Then and now: confessions of a mountain rider

The author reflects on the mistakes she made when first learning how to ride in the mountains

by Trish Drinkle

Learning from her mistakes, the author now rides prepared in the mountains of B.C. photo courtesy Trish Drinkle

Thinking back to my introduction to mountain snowmobiling gives me a bit of anxiety.  What did I know about mountain riding? Born and raised in Alberta, it was only in 2001 that I came to live in Creston, B.C.  My frame of reference for snowmobiling consisted of cruising the hayfields and powerlines in southwestern Alberta. Transceivers and probes were quite foreign to me, but shovels—well, shovels were made for digging out snowmobiles, right? 

Not even close. It was only when a good friend sat me down and had a heart-to-heart talk with me about the dangers of avalanches and winter survival that I started the journey into the right way to mountain ride.

Mistakes, I’ve made more than a few, I suppose that is why I’m writing about mountain riding and backcountry preparedness. How naive I was! With my shovel and pack strapped to my sled (some of my friends suggested I put my shovel underneath my hood), I became a “sledder.” Not even close. I was simply someone who was riding a snowmobile.

Everyone starts from somewhere

Then:

I don’t ride in avalanche terrain was my mindset.  I’m on logging roads and cutblocks for crying out loud.  How could there possibly be any danger?

Now:

I realize that if it can slide one day, it will. This includes logging roads, cutblocks and areas that have never in history slid. I take nothing for granted and I am acutely aware of the terrain we ride in.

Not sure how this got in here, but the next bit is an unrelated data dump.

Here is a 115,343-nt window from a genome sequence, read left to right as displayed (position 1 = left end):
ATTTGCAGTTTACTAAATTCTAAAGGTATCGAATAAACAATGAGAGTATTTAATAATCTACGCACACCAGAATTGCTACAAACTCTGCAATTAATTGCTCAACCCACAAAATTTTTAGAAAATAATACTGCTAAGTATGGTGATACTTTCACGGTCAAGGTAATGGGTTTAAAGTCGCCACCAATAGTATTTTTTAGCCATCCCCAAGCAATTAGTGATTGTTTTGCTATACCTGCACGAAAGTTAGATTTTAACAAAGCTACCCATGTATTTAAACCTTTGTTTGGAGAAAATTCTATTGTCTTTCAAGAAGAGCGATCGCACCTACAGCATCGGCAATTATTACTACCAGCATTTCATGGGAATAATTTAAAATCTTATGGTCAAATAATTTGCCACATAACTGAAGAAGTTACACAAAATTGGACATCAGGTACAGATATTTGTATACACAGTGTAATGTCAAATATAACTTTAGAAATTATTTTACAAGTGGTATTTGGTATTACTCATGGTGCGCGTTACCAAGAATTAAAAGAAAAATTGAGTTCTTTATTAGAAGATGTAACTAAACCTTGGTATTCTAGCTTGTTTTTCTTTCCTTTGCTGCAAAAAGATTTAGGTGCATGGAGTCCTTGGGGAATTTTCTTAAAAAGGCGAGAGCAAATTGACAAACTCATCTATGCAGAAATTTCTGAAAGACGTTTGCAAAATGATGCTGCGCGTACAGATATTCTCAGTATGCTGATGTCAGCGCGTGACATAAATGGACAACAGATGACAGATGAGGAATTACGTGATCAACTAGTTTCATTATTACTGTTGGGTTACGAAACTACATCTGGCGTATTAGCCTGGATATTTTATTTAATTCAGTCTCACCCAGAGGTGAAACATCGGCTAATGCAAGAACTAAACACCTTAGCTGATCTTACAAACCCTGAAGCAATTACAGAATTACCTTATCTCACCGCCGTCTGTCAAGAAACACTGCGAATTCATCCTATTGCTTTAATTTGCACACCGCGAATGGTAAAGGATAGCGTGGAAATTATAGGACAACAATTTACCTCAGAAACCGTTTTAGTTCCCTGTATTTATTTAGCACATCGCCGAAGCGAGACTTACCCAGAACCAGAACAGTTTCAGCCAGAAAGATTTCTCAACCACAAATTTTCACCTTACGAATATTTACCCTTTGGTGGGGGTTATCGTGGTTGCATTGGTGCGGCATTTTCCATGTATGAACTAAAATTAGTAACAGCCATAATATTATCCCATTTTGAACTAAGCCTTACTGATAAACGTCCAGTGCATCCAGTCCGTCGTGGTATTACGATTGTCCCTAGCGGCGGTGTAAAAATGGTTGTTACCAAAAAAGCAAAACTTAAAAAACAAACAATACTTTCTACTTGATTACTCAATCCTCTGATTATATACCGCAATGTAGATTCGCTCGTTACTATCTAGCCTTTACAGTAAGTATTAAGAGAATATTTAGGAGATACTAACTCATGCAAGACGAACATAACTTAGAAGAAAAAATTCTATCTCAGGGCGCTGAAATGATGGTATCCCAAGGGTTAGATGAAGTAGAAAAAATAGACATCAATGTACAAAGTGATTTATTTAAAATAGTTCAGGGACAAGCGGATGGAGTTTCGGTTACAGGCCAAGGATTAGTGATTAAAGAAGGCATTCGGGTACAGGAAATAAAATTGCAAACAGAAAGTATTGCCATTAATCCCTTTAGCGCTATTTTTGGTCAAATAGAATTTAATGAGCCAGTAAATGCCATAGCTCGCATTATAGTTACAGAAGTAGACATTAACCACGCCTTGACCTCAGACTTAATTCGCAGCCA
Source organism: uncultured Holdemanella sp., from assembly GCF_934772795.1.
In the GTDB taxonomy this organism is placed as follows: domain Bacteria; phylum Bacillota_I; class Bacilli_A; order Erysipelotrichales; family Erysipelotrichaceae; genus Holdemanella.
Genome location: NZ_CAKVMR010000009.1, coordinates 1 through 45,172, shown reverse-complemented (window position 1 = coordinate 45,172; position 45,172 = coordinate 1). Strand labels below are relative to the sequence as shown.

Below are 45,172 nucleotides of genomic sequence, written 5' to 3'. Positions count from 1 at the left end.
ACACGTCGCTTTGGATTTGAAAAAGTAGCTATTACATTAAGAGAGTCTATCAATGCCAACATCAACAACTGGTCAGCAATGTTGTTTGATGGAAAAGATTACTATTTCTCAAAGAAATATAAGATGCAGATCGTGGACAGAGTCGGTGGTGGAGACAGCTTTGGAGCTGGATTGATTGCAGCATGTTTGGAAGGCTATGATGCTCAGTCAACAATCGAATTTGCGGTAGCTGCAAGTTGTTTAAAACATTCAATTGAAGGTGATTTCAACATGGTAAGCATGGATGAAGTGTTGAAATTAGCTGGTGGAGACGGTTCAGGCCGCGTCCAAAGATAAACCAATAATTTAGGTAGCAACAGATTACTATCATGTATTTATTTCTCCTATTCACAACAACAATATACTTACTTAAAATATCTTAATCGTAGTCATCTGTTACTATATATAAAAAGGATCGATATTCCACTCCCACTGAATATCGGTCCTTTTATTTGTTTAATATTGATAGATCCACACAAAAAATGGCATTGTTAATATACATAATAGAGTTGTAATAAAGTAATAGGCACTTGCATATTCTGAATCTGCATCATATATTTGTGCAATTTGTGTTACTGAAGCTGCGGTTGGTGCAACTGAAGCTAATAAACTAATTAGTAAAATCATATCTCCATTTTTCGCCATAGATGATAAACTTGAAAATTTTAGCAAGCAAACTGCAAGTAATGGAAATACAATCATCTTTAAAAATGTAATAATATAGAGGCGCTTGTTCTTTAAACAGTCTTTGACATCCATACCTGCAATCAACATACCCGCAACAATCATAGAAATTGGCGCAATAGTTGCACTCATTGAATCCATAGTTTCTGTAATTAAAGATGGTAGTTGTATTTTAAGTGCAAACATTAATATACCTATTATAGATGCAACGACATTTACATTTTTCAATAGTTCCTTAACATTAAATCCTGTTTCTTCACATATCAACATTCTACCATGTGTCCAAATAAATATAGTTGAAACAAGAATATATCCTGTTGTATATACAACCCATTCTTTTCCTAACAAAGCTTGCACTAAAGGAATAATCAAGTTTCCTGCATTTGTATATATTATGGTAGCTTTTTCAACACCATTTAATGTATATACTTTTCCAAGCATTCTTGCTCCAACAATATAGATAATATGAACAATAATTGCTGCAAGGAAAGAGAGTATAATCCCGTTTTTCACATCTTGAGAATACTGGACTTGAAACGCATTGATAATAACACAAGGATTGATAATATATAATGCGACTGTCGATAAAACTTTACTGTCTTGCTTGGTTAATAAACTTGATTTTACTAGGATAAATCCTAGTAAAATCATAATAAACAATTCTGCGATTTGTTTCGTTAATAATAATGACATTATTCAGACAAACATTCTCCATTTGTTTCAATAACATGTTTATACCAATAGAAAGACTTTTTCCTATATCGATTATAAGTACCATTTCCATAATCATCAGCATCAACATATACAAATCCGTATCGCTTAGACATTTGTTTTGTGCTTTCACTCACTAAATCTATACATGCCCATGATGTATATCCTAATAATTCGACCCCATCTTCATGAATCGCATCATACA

Then:

I had no idea what a transceiver, shovel or probe were for. Beacon—what is that? Something that sends out a signal like the Batman sign to let people know I need help? Probe? Sounds painful. 

Now:

I ride with a transceiver, shovel and probe, and an avalanche airbag. I routinely practise and hold transceiver search practices throughout the year for our snowmobile club and other visitors to our area. I not only have my safety equipment, I know how to use it. 

Then:

Avalanche airbags are way too expensive for me to afford. Not having one will force me to ride more carefully.

Now:

Both my husband and I have purchased avalanche airbags. What is your life worth to you? Is $1,000 worth your life? To me, it’s a minute expense to have one more tool to help save my life if we were involved in an avalanche. I am choosing to go out in the backcountry and aggressively mountain ride so I need to make sure I’m taking every precaution possible to ensure I come home at night. “She died doing what she loved,” is absolutely no comfort to my children if I were to die out snowmobiling. I know this for certain. We’ve talked about it and my kids understand how important safety is. Each of my four children are skilled at transceiver searching, and understand the importance of backcountry safety and preparedness.

Trish and Kevan Drinkle photo courtesy Trish Drinkle

Then:

I wouldn’t think twice about going off by myself on my snowmobile. Access to the mountains was right out of my doorstep, and sometimes there wasn’t anyone to ride with so I’d go by myself.

Now:

I have a huge respect for the winter backcountry and will not ever go riding alone. Too much could go wrong, including equipment failure, a colossal stuck or a basic tipover into a tree well that could turn into a life-threatening situation. Going out alone is not an option.

Then:

Avalanche awareness classes were all I had under my belt.

Now: 

Realizing that the free avalanche awareness workshops available are no substitute for AST training I have my AST 1 under my belt and am working towards furthering my avalanche education. I organize and host avalanche classes in my area, and speak to the masses about the importance of avalanche skills training.

Then:

Protective equipment, to me, was a helmet and goggles.

Now: